Errors of Law in Arbitration: Revisited

08/25/2021 02:30 pm 08/25/2021 03:30 pm Australia/Melbourne Errors of Law in Arbitration: Revisited

Arbitration is an internationally-accepted means of resolving cross-border business disputes, which leads to final and binding awards.

Despite the absence of appeals on merits in international commercial arbitration, arbitral awards are often unsuccessfully challenged before national courts on the basis of alleged errors of law.

In this webinar,  Dr Ben Hayward will draw upon case law from the key Asia-Pacific seats of Singapore and Hong Kong to explore the extent to which awards might still legitimately be challenged where arbitrators err in identifying the governing substantive law in the first place.

This analysis has implications for the practice of arbitration in Australia, which - like Singapore and Hong Kong - has adopted the New York Convention and the UNCITRAL Model Law as the basis of its international arbitration legislation.

Speaker

Dr Ben Hayward, Department of Business Law and Taxation, Monash Business School

Dr Hayward is a legal academic whose research spans the fields of private international law, international commercial arbitration and international sale of goods. He has published widely in these fields, regularly contributes to law reform and rule reform consultations, and has presented his research in Australia and abroad. Through his research, Dr Hayward aims to assist businesses to make the most of their international trading opportunities.

Event Chair: Dr Luke Nottage, Professor at the University of Sydney Law School and Special Counsel at Williams Trade Law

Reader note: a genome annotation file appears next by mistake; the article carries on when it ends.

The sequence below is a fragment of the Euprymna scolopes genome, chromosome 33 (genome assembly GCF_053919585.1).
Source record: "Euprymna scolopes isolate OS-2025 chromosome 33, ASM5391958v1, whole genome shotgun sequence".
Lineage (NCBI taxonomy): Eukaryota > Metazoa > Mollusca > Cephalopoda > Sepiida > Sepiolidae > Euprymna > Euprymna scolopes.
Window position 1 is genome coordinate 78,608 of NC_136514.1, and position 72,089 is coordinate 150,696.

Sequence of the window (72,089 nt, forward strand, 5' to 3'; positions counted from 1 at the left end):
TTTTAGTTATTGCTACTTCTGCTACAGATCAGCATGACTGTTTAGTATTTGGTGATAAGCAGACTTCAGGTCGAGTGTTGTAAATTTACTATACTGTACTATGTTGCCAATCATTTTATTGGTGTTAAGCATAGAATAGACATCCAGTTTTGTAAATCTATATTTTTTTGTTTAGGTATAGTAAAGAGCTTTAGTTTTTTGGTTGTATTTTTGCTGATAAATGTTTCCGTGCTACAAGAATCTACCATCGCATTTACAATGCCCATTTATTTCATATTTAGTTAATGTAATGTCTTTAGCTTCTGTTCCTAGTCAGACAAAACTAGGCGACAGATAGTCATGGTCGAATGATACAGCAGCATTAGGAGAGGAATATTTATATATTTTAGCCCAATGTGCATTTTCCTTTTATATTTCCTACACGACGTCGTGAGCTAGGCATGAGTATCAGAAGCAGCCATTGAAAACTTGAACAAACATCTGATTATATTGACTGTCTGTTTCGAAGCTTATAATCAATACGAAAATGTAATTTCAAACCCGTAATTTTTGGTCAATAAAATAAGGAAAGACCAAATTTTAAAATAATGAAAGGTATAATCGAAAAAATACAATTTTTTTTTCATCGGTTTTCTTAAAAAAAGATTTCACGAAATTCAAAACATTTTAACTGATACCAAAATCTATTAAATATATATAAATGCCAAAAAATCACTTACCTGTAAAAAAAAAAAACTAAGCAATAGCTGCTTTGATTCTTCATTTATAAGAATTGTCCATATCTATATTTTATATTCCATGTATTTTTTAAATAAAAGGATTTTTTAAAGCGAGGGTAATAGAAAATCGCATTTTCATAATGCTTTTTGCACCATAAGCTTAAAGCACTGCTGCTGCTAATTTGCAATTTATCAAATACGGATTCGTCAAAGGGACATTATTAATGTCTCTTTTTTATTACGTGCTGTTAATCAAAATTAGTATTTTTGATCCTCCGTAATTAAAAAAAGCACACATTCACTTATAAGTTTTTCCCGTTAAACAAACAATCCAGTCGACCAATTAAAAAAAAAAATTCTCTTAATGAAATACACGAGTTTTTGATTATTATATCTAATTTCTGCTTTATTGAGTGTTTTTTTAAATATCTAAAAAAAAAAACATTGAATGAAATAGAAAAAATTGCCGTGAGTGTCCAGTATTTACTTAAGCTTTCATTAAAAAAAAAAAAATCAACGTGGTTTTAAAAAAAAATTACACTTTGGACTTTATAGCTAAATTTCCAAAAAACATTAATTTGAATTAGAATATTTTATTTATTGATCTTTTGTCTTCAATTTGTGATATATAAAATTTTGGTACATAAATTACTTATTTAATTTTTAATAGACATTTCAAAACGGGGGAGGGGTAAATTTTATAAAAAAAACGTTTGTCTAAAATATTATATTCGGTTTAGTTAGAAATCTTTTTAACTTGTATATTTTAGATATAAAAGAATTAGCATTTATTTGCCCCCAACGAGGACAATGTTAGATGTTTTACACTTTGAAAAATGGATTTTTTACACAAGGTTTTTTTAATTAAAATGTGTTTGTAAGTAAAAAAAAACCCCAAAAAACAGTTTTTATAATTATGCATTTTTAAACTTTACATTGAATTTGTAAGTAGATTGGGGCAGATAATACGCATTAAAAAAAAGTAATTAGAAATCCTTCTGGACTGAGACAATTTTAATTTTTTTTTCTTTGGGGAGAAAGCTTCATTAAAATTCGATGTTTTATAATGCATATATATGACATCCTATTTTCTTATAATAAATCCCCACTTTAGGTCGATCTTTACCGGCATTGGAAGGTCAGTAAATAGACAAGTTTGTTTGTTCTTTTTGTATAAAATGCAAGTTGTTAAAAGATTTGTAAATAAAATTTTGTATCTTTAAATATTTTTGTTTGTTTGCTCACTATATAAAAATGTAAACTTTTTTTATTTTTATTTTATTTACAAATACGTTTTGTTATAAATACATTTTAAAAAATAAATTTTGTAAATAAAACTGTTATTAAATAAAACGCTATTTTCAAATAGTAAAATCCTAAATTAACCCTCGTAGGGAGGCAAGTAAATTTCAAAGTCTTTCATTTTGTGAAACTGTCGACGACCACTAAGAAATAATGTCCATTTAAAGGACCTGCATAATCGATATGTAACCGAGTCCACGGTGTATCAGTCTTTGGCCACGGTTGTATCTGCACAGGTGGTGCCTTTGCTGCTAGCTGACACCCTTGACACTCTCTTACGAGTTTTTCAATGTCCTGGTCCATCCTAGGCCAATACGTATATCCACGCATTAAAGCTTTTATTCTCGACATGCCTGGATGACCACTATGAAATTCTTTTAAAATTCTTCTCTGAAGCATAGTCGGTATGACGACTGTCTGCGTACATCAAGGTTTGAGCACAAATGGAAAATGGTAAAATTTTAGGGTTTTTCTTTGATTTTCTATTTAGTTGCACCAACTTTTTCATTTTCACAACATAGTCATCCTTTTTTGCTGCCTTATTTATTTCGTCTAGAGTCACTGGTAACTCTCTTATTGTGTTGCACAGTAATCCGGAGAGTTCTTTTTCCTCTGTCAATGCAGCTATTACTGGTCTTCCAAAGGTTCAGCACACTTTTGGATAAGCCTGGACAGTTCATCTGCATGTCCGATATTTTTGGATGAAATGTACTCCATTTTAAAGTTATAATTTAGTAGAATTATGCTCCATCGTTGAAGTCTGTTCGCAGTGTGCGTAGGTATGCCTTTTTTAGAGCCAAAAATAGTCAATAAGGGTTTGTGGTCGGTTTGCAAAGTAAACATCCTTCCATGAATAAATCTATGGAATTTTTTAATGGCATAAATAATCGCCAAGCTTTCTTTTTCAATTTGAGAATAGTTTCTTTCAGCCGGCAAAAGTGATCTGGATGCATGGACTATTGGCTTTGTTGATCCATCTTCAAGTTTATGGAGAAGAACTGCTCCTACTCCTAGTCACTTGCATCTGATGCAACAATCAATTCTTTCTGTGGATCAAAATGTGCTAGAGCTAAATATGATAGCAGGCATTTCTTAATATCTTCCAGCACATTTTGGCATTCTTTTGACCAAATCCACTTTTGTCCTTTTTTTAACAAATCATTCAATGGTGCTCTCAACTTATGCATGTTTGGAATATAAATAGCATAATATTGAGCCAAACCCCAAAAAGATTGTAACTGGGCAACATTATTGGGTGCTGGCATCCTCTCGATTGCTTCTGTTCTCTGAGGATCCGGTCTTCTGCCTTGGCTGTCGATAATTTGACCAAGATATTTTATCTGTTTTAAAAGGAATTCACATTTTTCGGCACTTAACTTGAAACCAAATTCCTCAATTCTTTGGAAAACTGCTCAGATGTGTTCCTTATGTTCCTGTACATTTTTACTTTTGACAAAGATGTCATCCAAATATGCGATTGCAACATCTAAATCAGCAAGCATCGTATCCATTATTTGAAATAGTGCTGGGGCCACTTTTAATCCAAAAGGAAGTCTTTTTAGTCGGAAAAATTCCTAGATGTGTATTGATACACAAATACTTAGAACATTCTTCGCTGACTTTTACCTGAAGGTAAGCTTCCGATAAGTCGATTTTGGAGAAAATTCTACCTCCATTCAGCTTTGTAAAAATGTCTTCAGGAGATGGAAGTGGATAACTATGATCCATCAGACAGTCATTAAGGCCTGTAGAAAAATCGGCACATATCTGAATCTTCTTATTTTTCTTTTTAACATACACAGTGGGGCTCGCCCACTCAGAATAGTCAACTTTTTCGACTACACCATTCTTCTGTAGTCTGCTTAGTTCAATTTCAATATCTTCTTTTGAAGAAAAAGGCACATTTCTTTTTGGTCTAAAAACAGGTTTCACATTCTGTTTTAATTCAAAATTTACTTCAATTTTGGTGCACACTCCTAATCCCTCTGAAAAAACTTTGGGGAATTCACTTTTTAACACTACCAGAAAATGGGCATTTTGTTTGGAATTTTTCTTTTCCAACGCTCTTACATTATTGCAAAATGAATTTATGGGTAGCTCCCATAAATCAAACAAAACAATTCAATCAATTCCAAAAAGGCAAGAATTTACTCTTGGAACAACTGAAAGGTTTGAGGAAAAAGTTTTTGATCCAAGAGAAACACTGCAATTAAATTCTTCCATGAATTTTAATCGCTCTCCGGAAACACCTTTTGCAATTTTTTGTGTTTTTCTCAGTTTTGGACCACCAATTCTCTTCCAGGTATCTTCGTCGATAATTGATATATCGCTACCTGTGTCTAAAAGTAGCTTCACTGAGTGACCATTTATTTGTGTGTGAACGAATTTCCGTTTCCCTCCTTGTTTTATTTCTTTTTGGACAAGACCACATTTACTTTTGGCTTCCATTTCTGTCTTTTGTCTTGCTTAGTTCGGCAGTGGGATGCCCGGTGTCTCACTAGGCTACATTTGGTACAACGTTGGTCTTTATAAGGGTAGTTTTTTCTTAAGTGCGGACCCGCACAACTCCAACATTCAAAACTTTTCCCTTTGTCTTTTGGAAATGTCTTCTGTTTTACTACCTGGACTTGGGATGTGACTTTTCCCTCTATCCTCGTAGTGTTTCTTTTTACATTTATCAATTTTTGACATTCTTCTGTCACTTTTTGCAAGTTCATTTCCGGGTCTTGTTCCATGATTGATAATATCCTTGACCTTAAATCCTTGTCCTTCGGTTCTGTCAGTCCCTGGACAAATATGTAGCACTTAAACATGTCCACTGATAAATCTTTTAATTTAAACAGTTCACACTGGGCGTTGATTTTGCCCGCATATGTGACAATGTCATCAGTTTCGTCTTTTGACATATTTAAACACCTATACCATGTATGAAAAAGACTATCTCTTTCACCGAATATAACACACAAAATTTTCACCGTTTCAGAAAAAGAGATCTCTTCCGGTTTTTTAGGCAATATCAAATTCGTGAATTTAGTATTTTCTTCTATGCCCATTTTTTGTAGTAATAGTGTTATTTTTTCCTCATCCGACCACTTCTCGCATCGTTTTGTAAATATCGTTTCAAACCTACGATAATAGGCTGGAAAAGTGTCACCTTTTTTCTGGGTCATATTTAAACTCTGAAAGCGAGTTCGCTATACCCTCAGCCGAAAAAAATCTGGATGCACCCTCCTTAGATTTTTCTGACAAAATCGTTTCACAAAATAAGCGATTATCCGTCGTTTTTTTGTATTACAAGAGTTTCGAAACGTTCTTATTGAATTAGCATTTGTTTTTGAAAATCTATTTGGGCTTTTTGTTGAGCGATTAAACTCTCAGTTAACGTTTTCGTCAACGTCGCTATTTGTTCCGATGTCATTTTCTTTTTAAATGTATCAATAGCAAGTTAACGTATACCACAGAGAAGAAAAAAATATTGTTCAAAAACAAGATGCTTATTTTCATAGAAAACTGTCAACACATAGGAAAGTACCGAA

Organised by

The International Trade and International Commercial Law research group (ITICL) and the Asia Pacific Regulation Research Group (APRRG) from the Department of Business Law and Taxation, Monash Business School.

Register via Zoom

Event Details

Date:
25 August 2021 at 2:30 pm – 3:30 pm
Venue:
Online
Categories:
Business Law and Taxation; General

Description

Arbitration is an internationally-accepted means of resolving cross-border business disputes, which leads to final and binding awards.

Despite the absence of appeals on merits in international commercial arbitration, arbitral awards are often unsuccessfully challenged before national courts on the basis of alleged errors of law.

In this webinar,  Dr Ben Hayward will draw upon case law from the key Asia-Pacific seats of Singapore and Hong Kong to explore the extent to which awards might still legitimately be challenged where arbitrators err in identifying the governing substantive law in the first place.

This analysis has implications for the practice of arbitration in Australia, which - like Singapore and Hong Kong - has adopted the New York Convention and the UNCITRAL Model Law as the basis of its international arbitration legislation.

Speaker

Dr Ben Hayward, Department of Business Law and Taxation, Monash Business School

Dr Hayward is a legal academic whose research spans the fields of private international law, international commercial arbitration and international sale of goods. He has published widely in these fields, regularly contributes to law reform and rule reform consultations, and has presented his research in Australia and abroad. Through his research, Dr Hayward aims to assist businesses to make the most of their international trading opportunities.

Event Chair: Dr Luke Nottage, Professor at the University of Sydney Law School and Special Counsel at Williams Trade Law

Organised by

The International Trade and International Commercial Law research group (ITICL) and the Asia Pacific Regulation Research Group (APRRG) from the Department of Business Law and Taxation, Monash Business School.

Register via Zoom